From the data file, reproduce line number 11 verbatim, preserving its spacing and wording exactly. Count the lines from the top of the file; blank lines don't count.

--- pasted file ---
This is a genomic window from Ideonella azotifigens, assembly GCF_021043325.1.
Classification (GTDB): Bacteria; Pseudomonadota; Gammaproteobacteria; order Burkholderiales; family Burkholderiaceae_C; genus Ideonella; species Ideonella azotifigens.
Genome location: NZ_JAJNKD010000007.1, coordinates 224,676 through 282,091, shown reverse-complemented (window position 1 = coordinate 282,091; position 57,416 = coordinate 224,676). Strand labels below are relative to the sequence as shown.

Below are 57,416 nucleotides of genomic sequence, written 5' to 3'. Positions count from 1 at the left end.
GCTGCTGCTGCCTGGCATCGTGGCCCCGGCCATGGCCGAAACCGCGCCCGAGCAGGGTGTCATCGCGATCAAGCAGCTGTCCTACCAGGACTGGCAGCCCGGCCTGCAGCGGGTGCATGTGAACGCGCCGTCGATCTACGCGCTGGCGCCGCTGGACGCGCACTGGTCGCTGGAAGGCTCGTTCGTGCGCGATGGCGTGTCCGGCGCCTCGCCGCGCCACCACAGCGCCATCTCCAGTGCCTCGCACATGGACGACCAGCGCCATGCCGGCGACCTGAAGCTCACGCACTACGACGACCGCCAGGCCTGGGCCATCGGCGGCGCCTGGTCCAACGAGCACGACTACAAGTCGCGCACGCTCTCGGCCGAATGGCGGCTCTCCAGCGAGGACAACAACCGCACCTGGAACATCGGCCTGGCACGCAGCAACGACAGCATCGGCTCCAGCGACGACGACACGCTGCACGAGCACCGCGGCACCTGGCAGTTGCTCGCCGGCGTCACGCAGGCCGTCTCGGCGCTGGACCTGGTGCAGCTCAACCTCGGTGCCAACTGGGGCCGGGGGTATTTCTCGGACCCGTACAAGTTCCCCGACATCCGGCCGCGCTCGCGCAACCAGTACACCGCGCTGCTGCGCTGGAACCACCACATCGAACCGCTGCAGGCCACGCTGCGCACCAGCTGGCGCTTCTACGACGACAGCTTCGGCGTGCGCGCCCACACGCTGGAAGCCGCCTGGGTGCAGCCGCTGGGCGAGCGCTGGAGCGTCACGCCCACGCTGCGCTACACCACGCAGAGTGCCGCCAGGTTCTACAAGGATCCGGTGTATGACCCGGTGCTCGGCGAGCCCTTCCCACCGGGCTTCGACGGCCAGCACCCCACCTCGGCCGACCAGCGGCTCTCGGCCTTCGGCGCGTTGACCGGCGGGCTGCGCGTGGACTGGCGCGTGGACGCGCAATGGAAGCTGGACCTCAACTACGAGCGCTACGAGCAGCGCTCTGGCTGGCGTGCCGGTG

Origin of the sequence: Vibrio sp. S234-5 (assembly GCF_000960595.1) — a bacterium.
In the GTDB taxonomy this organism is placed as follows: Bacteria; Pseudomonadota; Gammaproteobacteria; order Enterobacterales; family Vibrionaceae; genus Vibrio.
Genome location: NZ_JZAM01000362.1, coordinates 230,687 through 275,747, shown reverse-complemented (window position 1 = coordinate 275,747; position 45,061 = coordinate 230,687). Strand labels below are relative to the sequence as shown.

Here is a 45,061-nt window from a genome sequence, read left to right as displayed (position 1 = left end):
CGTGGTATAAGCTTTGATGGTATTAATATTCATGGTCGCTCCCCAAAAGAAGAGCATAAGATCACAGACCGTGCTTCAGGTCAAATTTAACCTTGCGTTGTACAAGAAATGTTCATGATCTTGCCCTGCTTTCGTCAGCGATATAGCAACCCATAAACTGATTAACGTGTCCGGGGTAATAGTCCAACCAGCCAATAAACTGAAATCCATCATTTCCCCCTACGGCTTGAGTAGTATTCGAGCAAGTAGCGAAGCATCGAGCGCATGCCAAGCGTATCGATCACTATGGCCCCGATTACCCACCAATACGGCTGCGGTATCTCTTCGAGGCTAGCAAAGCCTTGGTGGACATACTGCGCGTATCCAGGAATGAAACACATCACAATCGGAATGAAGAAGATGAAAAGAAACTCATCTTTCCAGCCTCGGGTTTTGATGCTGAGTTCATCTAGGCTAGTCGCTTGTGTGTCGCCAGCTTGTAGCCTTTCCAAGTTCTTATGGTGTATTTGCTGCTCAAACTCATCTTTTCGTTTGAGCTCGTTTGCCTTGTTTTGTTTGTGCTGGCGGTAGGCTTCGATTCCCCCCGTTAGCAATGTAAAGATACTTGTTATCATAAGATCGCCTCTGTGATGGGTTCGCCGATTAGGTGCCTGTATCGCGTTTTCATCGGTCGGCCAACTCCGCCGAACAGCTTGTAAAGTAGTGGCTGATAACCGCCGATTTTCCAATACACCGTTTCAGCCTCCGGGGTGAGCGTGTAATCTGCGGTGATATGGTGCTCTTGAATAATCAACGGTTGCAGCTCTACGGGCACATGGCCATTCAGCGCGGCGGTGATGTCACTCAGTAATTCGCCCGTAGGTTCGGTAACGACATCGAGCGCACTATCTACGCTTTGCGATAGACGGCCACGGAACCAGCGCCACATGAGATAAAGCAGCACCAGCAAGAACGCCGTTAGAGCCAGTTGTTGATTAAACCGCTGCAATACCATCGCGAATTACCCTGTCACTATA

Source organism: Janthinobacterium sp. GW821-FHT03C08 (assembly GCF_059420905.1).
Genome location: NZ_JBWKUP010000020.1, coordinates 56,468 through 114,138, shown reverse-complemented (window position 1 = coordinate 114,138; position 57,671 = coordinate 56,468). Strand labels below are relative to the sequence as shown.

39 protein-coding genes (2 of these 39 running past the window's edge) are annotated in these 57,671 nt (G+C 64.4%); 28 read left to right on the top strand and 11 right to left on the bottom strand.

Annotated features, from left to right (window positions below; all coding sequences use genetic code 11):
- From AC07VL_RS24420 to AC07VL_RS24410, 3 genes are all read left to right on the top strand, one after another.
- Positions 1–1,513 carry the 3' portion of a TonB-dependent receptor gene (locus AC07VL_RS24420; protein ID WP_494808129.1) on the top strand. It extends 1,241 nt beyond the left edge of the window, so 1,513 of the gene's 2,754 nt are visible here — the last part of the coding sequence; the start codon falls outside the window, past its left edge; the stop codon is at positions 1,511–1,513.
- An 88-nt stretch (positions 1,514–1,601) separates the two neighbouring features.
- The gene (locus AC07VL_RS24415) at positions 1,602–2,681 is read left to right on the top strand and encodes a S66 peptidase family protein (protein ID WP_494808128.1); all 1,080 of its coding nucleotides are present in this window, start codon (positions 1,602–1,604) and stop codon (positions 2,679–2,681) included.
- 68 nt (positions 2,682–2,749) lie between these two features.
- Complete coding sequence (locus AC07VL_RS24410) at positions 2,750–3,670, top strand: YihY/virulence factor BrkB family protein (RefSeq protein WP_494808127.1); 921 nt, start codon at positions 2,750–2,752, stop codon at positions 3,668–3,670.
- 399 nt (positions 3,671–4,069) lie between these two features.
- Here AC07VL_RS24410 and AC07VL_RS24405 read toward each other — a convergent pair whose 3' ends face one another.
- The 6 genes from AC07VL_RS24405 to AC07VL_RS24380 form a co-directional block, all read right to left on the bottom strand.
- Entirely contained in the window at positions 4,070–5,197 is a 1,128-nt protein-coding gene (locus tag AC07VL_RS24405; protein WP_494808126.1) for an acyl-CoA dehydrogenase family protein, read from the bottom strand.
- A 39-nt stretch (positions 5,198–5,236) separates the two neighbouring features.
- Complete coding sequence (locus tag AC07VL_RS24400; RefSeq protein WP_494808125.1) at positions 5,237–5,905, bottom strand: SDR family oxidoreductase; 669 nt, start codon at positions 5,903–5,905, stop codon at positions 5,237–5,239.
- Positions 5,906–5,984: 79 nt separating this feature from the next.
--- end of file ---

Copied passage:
Source organism: Janthinobacterium sp. GW821-FHT03C08 (assembly GCF_059420905.1).